Just about every late 90s film that featured any CGI had at least one or two effects that looked terrible, and Starship Troopers is no exception. The "soldier" bugs look pretty good, as though they take up actual physical space, but the brain bug at the end looks quite like a cartoon, with its gelatinous, flab-covered body rippling to and fro. This was an era when filmmakers began tackling blood and gore using CG, and this approach has never looked as good or tangible as practical effects. To be fair, this film also has very strong model effects work, I'm just talking about a few places where the early CG didn't work for me.
|Look at his big stupid brain-bug head.|
More Goddamn Aliens?
This era gave us an insane number of alien movies, most of which were knockoffs of either War of the Worlds or Alien. Independence Day, Mars Attacks, Alien Resurrection, Deep Rising (Yeah I know that was sea creatures, but it's basically Alien underwater), hell even Men in Black was about humans vs. aliens. Starship Troopers was among the best of this crop of crappy sci-fi flicks, but still - how many alien movies do we need over a two-year period? Still, this movie was a way better sequel to Aliens than Alien 3 was.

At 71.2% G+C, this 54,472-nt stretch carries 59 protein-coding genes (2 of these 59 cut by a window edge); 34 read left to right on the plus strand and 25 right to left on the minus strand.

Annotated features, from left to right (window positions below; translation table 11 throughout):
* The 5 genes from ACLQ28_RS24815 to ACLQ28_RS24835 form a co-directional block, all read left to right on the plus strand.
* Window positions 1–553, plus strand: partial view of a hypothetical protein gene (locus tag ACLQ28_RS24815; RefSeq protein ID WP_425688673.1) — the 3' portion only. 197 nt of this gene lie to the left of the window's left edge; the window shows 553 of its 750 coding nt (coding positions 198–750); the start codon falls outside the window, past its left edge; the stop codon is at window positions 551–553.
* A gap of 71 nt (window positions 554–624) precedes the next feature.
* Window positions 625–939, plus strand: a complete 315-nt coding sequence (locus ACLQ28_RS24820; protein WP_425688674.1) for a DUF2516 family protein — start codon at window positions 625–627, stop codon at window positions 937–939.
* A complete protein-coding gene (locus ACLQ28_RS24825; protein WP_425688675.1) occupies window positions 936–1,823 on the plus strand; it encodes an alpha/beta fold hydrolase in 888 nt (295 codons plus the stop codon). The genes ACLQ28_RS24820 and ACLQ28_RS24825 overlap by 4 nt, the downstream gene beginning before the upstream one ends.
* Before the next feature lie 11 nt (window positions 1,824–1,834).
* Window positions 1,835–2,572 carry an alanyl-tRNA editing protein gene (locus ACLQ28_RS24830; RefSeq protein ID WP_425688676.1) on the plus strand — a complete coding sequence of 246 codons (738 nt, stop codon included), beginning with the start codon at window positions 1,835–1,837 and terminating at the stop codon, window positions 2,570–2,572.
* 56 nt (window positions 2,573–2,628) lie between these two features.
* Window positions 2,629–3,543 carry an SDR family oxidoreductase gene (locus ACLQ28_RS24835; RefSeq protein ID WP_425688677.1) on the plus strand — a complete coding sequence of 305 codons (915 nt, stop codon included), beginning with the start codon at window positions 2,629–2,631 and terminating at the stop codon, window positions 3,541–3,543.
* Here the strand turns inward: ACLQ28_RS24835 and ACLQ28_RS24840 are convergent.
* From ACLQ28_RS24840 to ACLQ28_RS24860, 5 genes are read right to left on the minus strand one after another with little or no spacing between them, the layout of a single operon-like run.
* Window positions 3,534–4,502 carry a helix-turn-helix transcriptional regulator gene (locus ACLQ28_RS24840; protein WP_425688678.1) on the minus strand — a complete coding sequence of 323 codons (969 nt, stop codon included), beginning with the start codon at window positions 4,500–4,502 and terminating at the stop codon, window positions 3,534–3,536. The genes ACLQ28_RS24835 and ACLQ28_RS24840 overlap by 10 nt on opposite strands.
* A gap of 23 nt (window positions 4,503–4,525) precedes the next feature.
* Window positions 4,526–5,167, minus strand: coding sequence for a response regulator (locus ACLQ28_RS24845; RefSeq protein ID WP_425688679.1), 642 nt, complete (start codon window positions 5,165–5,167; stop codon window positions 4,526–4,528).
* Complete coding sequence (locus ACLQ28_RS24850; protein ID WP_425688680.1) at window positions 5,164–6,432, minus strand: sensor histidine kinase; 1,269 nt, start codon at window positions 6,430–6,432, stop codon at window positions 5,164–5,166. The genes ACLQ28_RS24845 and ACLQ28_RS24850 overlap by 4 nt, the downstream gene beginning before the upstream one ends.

-Wait, you're using machine guns to kill giant bugs? Why not just spray the entire fucking planet with Raid? How many rounds did these fools spend taking down just one of these rhino-sized monsters?
-So the main characters are from Brazil and three of them have Hispanic names, yet they're all basically Aryan poster people. I guess that was part of Verhoeven's strategy to mock this right-wing utopia? Either that or it's the worst case of whitewashing since Benedict Cumberbatch in Star Trek Into Darkness. Wait, reverse that....
-Are we supposed to believe that the dopey Johnny Rico was accepted to HARVARD? And he turned it DOWN to go fight bugs?? Johnny my boy, you're never gonna find a better deal than Harvard.
-Furthermore, are we supposed to believe the 29-year-old Patrick Muldoon is a high school student??
|Dude, this guy is easily 47.|
Truth be told there's much more Awesome about Starship Troopers than there is Shitty. It's well-acted and directed for the most part and the satirical elements are thought-provoking and often hilarious. But it just doesn't quite come together for me like it should. Somewhere in there is a truly great sci-fi political commentary.
Well that wraps up this week's ASM. Thanks for reading, and comment below!